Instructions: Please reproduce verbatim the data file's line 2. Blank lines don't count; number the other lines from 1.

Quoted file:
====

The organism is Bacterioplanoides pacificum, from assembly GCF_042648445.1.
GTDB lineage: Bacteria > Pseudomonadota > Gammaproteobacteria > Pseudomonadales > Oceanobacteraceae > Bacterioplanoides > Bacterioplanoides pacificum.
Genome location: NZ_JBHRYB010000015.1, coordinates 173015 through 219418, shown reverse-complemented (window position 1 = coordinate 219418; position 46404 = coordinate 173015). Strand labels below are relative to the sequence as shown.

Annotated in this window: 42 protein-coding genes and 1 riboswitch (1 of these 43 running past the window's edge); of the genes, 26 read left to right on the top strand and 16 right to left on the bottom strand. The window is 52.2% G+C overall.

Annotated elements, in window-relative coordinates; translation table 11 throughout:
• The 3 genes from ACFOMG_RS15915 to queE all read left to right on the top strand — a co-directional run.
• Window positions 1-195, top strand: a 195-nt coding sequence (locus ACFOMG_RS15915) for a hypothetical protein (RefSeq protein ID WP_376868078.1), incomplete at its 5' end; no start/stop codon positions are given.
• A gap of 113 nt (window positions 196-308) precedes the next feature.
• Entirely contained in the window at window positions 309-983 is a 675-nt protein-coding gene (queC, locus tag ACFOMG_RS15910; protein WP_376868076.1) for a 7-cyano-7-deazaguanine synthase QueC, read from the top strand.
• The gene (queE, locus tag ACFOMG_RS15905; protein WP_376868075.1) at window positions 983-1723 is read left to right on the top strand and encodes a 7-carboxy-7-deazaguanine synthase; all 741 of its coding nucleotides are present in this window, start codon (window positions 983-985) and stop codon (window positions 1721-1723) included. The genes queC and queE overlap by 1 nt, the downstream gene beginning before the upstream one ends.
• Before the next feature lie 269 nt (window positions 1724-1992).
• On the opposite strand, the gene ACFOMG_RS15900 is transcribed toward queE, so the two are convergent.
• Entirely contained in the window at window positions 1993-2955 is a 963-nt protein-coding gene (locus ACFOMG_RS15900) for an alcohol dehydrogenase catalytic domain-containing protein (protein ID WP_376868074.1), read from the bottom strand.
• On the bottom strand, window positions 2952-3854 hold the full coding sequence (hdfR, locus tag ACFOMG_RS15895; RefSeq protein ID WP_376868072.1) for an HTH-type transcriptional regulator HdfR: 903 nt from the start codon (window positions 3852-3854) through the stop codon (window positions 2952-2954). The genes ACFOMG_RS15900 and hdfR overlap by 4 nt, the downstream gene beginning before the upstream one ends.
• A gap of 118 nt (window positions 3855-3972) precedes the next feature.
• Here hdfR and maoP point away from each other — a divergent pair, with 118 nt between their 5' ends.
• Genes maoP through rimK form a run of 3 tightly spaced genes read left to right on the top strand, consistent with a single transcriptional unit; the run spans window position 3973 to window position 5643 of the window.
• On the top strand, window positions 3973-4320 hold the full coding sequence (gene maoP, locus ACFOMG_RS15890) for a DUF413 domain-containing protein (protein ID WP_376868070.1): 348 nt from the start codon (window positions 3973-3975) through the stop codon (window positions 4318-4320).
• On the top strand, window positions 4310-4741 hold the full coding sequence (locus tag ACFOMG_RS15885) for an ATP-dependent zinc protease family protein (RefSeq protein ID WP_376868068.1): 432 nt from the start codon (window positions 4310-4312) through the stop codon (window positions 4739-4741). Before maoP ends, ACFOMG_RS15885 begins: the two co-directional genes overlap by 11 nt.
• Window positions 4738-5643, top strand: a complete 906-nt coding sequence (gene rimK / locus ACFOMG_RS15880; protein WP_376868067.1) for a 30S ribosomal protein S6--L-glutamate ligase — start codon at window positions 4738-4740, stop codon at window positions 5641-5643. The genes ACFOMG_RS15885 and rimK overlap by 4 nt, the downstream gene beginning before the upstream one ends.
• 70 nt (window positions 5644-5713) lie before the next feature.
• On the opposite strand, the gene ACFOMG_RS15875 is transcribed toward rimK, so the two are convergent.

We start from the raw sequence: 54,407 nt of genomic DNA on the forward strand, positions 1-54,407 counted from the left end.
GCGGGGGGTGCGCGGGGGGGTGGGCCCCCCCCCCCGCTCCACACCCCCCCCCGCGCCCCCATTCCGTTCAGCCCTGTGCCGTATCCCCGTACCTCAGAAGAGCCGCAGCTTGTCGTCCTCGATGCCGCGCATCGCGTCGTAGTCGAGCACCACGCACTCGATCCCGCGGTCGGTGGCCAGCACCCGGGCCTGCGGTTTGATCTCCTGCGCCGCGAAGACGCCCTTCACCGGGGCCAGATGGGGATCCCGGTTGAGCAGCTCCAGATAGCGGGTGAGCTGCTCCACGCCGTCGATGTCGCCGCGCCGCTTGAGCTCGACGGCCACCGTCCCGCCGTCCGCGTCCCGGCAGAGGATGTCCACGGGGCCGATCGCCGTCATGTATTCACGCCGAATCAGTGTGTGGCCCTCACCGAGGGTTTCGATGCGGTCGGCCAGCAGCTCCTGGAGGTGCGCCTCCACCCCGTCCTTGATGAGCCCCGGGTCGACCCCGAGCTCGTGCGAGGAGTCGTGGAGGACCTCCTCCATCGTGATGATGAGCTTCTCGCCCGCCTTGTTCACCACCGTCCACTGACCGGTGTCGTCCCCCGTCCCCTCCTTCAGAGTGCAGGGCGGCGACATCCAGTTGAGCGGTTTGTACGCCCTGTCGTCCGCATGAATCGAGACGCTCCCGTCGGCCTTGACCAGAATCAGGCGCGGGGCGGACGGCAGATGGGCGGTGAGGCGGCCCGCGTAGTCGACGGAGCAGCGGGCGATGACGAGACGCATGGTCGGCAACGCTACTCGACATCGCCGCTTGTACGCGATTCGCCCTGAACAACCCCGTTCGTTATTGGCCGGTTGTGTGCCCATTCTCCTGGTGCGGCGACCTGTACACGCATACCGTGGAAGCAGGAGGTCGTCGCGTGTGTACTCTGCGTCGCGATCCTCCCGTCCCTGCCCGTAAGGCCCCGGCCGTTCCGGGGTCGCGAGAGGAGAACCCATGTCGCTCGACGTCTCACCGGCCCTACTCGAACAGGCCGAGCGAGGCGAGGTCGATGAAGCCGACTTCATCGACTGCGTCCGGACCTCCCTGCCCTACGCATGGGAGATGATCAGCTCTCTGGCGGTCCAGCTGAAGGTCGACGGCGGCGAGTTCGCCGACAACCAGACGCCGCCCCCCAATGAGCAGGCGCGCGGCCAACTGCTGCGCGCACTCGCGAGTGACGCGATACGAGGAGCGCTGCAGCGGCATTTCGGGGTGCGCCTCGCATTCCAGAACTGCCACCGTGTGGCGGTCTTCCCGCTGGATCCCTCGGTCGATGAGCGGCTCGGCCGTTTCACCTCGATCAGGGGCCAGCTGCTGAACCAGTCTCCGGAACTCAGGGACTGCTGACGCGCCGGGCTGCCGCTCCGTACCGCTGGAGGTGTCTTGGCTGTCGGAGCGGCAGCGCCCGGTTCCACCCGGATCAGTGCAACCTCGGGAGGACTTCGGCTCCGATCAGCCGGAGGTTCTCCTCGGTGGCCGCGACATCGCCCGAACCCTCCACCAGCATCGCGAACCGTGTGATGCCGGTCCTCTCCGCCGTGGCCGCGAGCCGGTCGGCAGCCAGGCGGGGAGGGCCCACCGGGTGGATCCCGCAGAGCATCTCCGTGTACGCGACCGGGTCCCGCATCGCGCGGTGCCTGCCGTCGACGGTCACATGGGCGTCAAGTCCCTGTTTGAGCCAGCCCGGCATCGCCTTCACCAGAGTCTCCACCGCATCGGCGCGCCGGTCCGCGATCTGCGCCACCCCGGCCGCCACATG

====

GTDB lineage: Bacteria > Pseudomonadota > Gammaproteobacteria > Pseudomonadales > Oceanobacteraceae > Bacterioplanoides > Bacterioplanoides pacificum.